By some strange coincidence, I find myself kicking off two of BtV's monthly themes in a row. This time it's "Loud and Proud: LGBTQ Characters, Themes and Plots on Page and Screen". Unlike fan fiction, this is an odd fit for me.
Well, I'm definitely loud. All of my friends and family would agree on that point. But I'm not Lesbian, Gay, Bi, Trans or Queer. I've got friends who qualify in every category--some more than one--but I'm vanilla. Even in my fanfic days, I didn't write m/m. It wasn't that I didn't read it. It wasn't that I didn't enjoy it. In fact, some of the descriptive passages I read in those days were hot enough to melt steel, to say nothing of me. But it just wasn't my area of expertise, so I didn't even try.
Until I did. "Personal Demons", my contribution to the lesbian fantasy anthology Hellebore and Rue, recounts the story of a tantric sorceress and her lover dealing with demonic possession in contemporary Alexandria, Virginia. I told the story behind the story when the anthology first reached the virtual shelves. Even though the story behind the story had a happy ending, it showed that prejudice against LGBTQ characters remains, even in the "anything goes" world of science fiction and fantasy.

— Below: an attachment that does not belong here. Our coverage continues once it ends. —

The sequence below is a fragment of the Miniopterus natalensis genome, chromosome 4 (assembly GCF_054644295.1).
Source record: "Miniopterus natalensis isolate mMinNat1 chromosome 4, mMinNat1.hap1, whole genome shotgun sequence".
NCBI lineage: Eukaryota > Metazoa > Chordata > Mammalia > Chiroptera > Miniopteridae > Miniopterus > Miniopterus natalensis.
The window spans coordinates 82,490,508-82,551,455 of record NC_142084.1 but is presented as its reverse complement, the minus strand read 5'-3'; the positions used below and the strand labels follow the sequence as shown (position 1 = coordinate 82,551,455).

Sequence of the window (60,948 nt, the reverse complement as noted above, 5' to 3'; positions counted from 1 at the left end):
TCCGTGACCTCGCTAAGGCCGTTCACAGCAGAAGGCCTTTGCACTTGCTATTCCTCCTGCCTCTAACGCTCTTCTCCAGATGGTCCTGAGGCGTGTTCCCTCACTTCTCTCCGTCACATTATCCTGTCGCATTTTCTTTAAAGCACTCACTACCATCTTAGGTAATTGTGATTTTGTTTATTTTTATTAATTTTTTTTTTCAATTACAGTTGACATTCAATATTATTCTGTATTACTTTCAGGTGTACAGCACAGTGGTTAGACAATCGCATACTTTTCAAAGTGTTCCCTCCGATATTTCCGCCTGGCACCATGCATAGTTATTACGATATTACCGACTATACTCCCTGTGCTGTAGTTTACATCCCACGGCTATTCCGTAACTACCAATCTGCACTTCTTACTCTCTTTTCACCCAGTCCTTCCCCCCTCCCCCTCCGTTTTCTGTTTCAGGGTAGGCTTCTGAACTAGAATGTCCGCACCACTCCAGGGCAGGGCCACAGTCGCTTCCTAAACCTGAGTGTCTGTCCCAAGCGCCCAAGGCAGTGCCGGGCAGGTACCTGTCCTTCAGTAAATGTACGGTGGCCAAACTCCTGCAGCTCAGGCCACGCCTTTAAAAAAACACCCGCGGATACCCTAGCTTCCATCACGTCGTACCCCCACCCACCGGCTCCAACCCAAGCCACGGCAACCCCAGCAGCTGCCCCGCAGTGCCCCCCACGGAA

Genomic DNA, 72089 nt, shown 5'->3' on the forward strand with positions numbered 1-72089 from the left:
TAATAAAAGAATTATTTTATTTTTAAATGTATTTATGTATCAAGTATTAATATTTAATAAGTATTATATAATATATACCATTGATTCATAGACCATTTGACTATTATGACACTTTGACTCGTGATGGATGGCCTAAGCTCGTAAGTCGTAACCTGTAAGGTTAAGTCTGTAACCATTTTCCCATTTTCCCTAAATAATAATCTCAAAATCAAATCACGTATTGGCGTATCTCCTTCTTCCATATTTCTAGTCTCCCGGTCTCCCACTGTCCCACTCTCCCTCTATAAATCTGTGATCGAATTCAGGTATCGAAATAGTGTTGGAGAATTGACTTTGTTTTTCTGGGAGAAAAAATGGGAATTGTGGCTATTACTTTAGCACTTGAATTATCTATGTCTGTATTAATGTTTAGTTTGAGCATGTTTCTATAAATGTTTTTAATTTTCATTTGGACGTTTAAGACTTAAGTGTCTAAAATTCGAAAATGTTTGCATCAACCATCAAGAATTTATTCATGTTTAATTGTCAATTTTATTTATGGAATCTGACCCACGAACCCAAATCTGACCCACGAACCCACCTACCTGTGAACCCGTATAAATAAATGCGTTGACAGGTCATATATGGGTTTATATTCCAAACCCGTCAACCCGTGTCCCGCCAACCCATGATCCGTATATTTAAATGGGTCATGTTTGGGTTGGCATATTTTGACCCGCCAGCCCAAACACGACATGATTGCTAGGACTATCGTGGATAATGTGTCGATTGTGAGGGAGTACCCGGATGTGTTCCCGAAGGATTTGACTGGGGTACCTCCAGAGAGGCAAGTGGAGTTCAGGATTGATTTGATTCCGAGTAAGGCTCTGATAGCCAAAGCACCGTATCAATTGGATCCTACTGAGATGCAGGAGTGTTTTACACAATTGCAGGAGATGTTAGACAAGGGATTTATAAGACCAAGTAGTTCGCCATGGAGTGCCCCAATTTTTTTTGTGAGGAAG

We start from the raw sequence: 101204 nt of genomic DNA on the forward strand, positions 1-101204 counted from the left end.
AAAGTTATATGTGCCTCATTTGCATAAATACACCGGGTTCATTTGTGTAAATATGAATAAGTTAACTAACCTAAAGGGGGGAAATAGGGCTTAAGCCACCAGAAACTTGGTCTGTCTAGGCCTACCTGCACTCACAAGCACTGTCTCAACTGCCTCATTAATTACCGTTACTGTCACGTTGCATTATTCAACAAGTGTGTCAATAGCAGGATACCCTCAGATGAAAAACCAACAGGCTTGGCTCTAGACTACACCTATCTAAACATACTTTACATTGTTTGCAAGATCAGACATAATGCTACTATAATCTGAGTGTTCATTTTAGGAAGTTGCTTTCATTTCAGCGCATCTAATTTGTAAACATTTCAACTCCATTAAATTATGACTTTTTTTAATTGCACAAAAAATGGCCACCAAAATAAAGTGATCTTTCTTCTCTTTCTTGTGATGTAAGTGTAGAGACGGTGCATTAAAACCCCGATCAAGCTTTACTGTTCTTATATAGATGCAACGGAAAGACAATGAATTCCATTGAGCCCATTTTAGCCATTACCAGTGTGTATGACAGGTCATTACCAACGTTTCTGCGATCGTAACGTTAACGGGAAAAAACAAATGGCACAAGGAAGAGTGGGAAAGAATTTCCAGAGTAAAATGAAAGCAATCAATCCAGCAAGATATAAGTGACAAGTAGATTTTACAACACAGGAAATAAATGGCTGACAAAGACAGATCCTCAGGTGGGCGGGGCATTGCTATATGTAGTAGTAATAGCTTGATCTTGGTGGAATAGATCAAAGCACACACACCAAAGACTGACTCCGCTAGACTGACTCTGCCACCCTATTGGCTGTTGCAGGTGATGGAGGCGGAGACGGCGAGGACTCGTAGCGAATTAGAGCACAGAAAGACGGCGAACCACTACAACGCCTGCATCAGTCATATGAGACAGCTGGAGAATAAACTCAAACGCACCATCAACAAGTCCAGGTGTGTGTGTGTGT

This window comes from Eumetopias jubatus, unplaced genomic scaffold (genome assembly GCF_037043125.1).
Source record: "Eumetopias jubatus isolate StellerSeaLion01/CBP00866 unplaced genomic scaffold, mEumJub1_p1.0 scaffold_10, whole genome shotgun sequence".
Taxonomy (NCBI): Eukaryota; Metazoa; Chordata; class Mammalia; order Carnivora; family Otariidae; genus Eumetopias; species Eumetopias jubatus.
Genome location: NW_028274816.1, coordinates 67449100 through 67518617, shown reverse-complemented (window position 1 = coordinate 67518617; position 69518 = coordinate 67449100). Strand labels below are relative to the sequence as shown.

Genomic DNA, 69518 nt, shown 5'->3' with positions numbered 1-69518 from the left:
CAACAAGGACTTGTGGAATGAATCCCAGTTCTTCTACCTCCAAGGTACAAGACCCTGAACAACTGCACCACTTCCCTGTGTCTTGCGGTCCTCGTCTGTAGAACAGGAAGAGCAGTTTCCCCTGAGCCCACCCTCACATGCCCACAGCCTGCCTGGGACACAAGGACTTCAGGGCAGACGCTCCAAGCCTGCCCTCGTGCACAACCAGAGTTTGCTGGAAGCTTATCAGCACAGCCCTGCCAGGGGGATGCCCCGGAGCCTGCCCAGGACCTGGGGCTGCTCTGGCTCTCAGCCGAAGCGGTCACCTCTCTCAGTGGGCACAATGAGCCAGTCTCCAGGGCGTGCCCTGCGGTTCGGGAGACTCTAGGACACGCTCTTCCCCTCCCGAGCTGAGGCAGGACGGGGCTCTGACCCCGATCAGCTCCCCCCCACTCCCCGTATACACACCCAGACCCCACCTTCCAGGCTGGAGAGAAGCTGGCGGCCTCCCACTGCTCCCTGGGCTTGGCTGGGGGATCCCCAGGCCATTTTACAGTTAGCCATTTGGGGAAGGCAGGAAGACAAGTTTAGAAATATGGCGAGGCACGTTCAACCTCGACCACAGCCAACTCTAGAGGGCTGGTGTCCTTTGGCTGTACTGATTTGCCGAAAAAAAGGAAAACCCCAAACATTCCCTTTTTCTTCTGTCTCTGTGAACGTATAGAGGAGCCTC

But support for LGBTQ fiction is strong and growing stronger among the reading public. Hellebore and Rue soon made it to print and remains available in paper format, despite the shuttering of our original electronic publisher, Drollerie Press.
Furthermore, the anthology didn't just hang on. It prospered, winning a 2011 Rainbow Award for Best Science Fiction and Anthology. It was also named a 2011 American Library Association Over the Rainbow LGBT Book for Adult Readers--an honor shared by less than 75 books out of roughly one million books published in English each year. To say nothing of more than a dozen reviews, with more appearing each month, a full year after the book's publication.
This tells me that things are getting better. Every day people grow more accepting of and receptive to the fictional representation of alternate life styles. Much as some pundits try to deny it, the real world follows fiction. Life does imitate the good things in art--maybe not as closely or as often as we'd like. But there's no denying it does, which gives me hope for our nonfiction future. And something more.
As someone who fought the good fight for two LGBTQ characters, it makes me proud. Most definitely proud.
Jean Marie Ward